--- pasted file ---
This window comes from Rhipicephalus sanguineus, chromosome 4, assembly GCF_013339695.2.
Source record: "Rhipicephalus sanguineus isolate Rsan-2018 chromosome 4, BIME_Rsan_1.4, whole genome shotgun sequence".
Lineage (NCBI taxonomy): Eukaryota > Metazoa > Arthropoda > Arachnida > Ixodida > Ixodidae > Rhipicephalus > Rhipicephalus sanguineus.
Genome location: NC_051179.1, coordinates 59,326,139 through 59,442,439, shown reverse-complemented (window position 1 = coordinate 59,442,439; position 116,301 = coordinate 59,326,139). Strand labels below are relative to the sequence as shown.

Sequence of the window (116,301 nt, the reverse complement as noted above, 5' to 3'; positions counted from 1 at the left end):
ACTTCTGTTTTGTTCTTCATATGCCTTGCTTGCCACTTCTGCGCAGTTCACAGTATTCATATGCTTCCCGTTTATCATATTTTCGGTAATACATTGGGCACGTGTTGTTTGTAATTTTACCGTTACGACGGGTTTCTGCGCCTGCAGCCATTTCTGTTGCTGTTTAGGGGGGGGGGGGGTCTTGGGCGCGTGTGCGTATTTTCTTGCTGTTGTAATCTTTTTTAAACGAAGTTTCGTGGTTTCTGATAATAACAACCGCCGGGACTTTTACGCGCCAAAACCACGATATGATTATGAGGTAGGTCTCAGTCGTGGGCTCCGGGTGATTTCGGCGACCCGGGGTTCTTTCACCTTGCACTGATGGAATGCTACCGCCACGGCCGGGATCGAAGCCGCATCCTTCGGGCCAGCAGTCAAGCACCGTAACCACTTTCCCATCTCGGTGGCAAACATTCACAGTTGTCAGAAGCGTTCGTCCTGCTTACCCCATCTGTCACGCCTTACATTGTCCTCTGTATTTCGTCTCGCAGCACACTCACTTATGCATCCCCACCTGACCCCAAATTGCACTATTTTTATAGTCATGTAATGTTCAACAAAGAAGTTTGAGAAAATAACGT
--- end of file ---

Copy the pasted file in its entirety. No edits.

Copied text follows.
This window comes from Rhipicephalus sanguineus, chromosome 4, assembly GCF_013339695.2.
Source record: "Rhipicephalus sanguineus isolate Rsan-2018 chromosome 4, BIME_Rsan_1.4, whole genome shotgun sequence".
Lineage (NCBI taxonomy): Eukaryota > Metazoa > Arthropoda > Arachnida > Ixodida > Ixodidae > Rhipicephalus > Rhipicephalus sanguineus.
Genome location: NC_051179.1, coordinates 59,326,139 through 59,442,439, shown reverse-complemented (window position 1 = coordinate 59,442,439; position 116,301 = coordinate 59,326,139). Strand labels below are relative to the sequence as shown.

Sequence of the window (116,301 nt, the reverse complement as noted above, 5' to 3'; positions counted from 1 at the left end):
ACTTCTGTTTTGTTCTTCATATGCCTTGCTTGCCACTTCTGCGCAGTTCACAGTATTCATATGCTTCCCGTTTATCATATTTTCGGTAATACATTGGGCACGTGTTGTTTGTAATTTTACCGTTACGACGGGTTTCTGCGCCTGCAGCCATTTCTGTTGCTGTTTAGGGGGGGGGGGGGTCTTGGGCGCGTGTGCGTATTTTCTTGCTGTTGTAATCTTTTTTAAACGAAGTTTCGTGGTTTCTGATAATAACAACCGCCGGGACTTTTACGCGCCAAAACCACGATATGATTATGAGGTAGGTCTCAGTCGTGGGCTCCGGGTGATTTCGGCGACCCGGGGTTCTTTCACCTTGCACTGATGGAATGCTACCGCCACGGCCGGGATCGAAGCCGCATCCTTCGGGCCAGCAGTCAAGCACCGTAACCACTTTCCCATCTCGGTGGCAAACATTCACAGTTGTCAGAAGCGTTCGTCCTGCTTACCCCATCTGTCACGCCTTACATTGTCCTCTGTATTTCGTCTCGCAGCACACTCACTTATGCATCCCCACCTGACCCCAAATTGCACTATTTTTATAGTCATGTAATGTTCAACAAAGAAGTTTGAGAAAATAACGT